Wednesday, September 5, 2007

Creepy is slowly being erased thanks to a funny talking kid.

I just finished The City of Glass, the first novella from The New York Trilogy. This being my first Auster, I wasn't sure what to expect. My first impression is however: UH CREEPY.

That being said, I really liked it. The absurdity of the whole thing is really fun, but somehow seriously VERY CREEPY. It's not so much sinister as it is simply uncomfortable, like something is a little off in this world, a little tilted, a little off-center. The ending gave me chills.

I feel like you can write essays upon essays on this, so I'll keep my own observations as brief as possible.

I was interested by the whole metafiction thing - you pretty much don't realize until chapter 11, I believe, that this isn't a story being told in a third person close to Quinn. I must say, that until that point, I kept thinking the story was being told in first person, and was surprised everytime a sentence began again with "Quinn thought..." or "Quinn went..." Of course, after chapter 11, you realize there's a sort of anonymous first person narrator at bay (bringing into question the POV and validity of the first 10 chapters), and it's only at the very very end, that you get an actual "I" and thus a close first person. Beyond that though, the whole Auster dialogue about Don Quixote. Clearly setting up for the "well, it's people within the story writing it, thus this isn't really fiction, we're telling facts here and going to lengths to show how true it is" and then turning it on its head by doing the same to City of Glass. I'm babbling here (it is 2 am), so I hope you know what I'm talking about. And Quinn himself hits it on the head in the end, when he wonders why Don Quixote couldn't have been content to just write about the characters, but he had to go out and do those things. Which, of course, is exactly what Quinn himself does.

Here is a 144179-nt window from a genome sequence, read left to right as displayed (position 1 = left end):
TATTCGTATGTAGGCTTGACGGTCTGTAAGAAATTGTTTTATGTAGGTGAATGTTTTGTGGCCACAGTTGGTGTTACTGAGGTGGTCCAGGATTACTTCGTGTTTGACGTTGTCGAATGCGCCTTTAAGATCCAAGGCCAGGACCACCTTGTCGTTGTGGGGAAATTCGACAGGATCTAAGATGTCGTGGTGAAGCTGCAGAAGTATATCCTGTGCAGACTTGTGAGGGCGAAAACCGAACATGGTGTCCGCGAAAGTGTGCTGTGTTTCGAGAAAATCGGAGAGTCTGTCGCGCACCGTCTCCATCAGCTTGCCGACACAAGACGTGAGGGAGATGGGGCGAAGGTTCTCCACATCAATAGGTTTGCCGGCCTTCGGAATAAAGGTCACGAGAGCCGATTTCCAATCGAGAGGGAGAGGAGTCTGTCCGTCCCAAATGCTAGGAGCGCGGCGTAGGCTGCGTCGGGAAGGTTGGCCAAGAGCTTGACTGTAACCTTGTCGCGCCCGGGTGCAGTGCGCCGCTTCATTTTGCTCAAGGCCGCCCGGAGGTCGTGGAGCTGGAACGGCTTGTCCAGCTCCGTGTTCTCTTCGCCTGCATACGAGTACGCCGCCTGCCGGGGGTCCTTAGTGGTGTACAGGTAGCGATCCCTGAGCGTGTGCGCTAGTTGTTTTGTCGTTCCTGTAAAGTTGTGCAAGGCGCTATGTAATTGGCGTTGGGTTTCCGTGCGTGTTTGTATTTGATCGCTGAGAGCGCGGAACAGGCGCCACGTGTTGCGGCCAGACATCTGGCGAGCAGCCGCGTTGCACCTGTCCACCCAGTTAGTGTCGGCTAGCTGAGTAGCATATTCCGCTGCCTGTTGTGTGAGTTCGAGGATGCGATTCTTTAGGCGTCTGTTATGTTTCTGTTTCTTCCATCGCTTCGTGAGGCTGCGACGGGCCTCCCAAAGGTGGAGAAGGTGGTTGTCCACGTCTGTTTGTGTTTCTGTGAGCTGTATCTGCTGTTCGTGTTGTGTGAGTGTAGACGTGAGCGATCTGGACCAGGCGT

The question of identity is interesting too. The way Quinn becomes erased over time, with nothing to ground him, and his hold on reality slips away. The guy starts out with a transient identity, but if you look at the structure of the aforementioned POV itself, the story begins strongly with what seems like Quinn's POV (even if it is third), and overtime, he loses that authority and gives it up to some nameless dude. He gives up his name, his identities, assuming various identities, and slowly erasing his own, and yet he completely succumbs to it, because he basically has nothing - not a family, not a job (even his work is under someone else's name), nothing. Everything is pretty much interchangable - he can imagine himself with Auster's family, he can pretend a different life, he can be replaced by a new detective, and he's this street bum no one even notices. He never seems to figure out who he is, what his purpose is, and instead focuses on chance, fate, coincidence, letting events unfold around him, and becoming consumed by what he believes must occur to him. Even his actions of "being on the case" are completely passive. Instead of coming to an active conclusion about his existence and seizing the reins on his life, he lets everything happen around him.

I feel like I should have something to say about language, with the Tower of Babel and creepy locked up kid language and all the writing that occurs and the whole egg thing and all that. But none of that really fascinated me nearly as much as the identity and metafiction stuff. I did have thoughts about it, but now it's kind of been erased. And to tell you the truth, the two Peter Stillman's (esp the younger one) give me total shivers. They're so eerie and creepy in their blank absurdity.

But okay. I really really liked that. But I am really quite creeped out right now. Ummmm.. . time to sleep? With the lights on?

3 drops:

Chainz said...

You are right, that novella was a little creepy and weird. I think I need to read them again to appreciate the metafiction aspect though.

moonrat said...

auster's going to be a celebrated guest at brooklyn book fair, you know...

angelle said...

i know! hooray! do you think he'd like it if i told him his novella was super creepy????

and i'm going to drop by his reading next week too.

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